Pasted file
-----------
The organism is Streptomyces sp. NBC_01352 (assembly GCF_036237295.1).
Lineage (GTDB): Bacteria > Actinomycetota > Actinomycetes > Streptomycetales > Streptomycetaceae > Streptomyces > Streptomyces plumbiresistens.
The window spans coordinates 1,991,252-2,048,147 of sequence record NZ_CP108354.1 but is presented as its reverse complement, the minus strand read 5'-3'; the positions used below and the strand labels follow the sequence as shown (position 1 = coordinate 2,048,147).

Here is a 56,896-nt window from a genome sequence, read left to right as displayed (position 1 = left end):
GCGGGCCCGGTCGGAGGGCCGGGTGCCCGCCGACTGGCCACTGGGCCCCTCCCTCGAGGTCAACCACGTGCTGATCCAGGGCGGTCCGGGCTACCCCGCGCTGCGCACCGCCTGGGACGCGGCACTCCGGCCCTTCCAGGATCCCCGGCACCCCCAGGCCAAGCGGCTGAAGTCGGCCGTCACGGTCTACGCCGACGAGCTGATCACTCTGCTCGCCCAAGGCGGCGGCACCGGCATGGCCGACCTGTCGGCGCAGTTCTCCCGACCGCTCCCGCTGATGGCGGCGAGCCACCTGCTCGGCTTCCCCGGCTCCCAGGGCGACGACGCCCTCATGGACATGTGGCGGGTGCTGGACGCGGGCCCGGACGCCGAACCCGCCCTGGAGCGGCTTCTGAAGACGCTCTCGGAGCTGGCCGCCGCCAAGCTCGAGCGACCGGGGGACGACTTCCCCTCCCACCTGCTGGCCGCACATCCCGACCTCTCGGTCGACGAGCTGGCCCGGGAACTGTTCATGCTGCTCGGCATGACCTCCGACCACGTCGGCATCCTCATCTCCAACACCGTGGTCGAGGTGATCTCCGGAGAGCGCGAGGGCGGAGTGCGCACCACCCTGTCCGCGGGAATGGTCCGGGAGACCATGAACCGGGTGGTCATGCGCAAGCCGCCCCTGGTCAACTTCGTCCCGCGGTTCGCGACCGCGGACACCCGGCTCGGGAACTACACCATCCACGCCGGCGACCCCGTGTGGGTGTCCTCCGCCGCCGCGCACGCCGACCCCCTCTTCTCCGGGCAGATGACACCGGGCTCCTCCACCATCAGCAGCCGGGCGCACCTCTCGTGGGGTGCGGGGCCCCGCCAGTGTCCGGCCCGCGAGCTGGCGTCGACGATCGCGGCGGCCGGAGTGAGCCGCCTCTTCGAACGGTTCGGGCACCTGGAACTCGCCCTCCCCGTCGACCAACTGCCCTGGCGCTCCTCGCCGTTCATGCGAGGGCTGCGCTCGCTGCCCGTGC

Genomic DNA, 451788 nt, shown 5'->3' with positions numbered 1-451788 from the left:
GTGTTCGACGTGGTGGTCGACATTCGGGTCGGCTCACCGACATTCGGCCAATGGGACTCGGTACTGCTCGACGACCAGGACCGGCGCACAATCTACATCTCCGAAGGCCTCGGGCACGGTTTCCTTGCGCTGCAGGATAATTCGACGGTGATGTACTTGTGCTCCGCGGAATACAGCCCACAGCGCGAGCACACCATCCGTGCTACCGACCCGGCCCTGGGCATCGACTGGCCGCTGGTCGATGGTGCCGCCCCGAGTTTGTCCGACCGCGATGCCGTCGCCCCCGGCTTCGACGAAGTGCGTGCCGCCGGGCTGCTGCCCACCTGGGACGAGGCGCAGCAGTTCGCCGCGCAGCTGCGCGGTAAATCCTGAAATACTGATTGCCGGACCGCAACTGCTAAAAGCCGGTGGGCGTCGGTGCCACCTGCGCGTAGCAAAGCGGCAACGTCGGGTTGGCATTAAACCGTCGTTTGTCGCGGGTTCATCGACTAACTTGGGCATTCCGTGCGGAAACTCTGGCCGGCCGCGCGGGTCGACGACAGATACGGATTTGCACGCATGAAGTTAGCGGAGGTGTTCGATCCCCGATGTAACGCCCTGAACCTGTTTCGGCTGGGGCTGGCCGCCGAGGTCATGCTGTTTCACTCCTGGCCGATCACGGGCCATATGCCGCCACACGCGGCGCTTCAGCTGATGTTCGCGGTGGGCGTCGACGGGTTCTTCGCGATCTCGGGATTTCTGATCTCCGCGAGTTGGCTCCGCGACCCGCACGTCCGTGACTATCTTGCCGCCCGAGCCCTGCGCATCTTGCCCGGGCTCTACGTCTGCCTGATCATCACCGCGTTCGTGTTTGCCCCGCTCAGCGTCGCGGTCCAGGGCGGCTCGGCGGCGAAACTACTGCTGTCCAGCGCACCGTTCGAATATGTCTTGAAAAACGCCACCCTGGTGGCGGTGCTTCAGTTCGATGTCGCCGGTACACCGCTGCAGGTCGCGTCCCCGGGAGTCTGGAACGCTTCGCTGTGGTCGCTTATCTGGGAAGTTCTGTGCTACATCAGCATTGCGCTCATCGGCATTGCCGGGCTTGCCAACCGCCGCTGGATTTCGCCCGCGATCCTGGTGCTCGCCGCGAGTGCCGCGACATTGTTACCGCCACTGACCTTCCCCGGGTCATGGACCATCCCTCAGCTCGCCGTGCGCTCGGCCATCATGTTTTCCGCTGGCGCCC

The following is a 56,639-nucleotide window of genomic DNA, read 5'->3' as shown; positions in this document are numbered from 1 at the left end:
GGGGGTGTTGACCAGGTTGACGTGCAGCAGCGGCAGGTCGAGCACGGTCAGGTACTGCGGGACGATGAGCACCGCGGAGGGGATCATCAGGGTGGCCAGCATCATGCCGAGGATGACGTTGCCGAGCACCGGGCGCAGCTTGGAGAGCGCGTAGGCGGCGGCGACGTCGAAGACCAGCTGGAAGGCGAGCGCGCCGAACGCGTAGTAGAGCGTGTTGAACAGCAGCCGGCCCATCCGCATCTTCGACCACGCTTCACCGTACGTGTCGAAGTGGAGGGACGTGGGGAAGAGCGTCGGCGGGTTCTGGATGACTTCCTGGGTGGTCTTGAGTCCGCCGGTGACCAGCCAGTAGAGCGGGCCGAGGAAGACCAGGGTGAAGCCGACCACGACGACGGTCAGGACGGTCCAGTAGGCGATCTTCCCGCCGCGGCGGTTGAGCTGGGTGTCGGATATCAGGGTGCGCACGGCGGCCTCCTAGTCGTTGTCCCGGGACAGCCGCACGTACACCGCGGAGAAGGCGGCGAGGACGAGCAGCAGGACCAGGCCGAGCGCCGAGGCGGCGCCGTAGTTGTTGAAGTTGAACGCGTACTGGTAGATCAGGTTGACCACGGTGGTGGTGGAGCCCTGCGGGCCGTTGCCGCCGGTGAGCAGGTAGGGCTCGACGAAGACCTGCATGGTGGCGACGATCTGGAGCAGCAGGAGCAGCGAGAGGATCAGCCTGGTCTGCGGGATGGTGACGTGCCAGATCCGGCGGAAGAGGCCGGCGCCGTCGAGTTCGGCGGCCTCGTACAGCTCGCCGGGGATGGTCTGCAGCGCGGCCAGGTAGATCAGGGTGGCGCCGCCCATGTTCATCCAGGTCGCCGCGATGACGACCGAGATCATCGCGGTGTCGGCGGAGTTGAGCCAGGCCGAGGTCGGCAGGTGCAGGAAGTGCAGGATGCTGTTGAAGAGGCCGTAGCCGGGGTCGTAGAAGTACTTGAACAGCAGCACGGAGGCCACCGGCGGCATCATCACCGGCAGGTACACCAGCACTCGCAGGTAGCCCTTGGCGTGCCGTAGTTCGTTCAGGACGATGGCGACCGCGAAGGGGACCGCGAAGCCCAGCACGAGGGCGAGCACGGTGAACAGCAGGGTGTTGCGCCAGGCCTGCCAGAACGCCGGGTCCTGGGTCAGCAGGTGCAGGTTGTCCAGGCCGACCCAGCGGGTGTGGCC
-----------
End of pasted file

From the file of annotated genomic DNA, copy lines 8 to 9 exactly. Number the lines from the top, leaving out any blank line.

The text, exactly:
The following is a 56,639-nucleotide window of genomic DNA, read 5'->3' as shown; positions in this document are numbered from 1 at the left end:
GGGGGTGTTGACCAGGTTGACGTGCAGCAGCGGCAGGTCGAGCACGGTCAGGTACTGCGGGACGATGAGCACCGCGGAGGGGATCATCAGGGTGGCCAGCATCATGCCGAGGATGACGTTGCCGAGCACCGGGCGCAGCTTGGAGAGCGCGTAGGCGGCGGCGACGTCGAAGACCAGCTGGAAGGCGAGCGCGCCGAACGCGTAGTAGAGCGTGTTGAACAGCAGCCGGCCCATCCGCATCTTCGACCACGCTTCACCGTACGTGTCGAAGTGGAGGGACGTGGGGAAGAGCGTCGGCGGGTTCTGGATGACTTCCTGGGTGGTCTTGAGTCCGCCGGTGACCAGCCAGTAGAGCGGGCCGAGGAAGACCAGGGTGAAGCCGACCACGACGACGGTCAGGACGGTCCAGTAGGCGATCTTCCCGCCGCGGCGGTTGAGCTGGGTGTCGGATATCAGGGTGCGCACGGCGGCCTCCTAGTCGTTGTCCCGGGACAGCCGCACGTACACCGCGGAGAAGGCGGCGAGGACGAGCAGCAGGACCAGGCCGAGCGCCGAGGCGGCGCCGTAGTTGTTGAAGTTGAACGCGTACTGGTAGATCAGGTTGACCACGGTGGTGGTGGAGCCCTGCGGGCCGTTGCCGCCGGTGAGCAGGTAGGGCTCGACGAAGACCTGCATGGTGGCGACGATCTGGAGCAGCAGGAGCAGCGAGAGGATCAGCCTGGTCTGCGGGATGGTGACGTGCCAGATCCGGCGGAAGAGGCCGGCGCCGTCGAGTTCGGCGGCCTCGTACAGCTCGCCGGGGATGGTCTGCAGCGCGGCCAGGTAGATCAGGGTGGCGCCGCCCATGTTCATCCAGGTCGCCGCGATGACGACCGAGATCATCGCGGTGTCGGCGGAGTTGAGCCAGGCCGAGGTCGGCAGGTGCAGGAAGTGCAGGATGCTGTTGAAGAGGCCGTAGCCGGGGTCGTAGAAGTACTTGAACAGCAGCACGGAGGCCACCGGCGGCATCATCACCGGCAGGTACACCAGCACTCGCAGGTAGCCCTTGGCGTGCCGTAGTTCGTTCAGGACGATGGCGACCGCGAAGGGGACCGCGAAGCCCAGCACGAGGGCGAGCACGGTGAACAGCAGGGTGTTGCGCCAGGCCTGCCAGAACGCCGGGTCCTGGGTCAGCAGGTGCAGGTTGTCCAGGCCGACCCAGCGGGTGTGGCC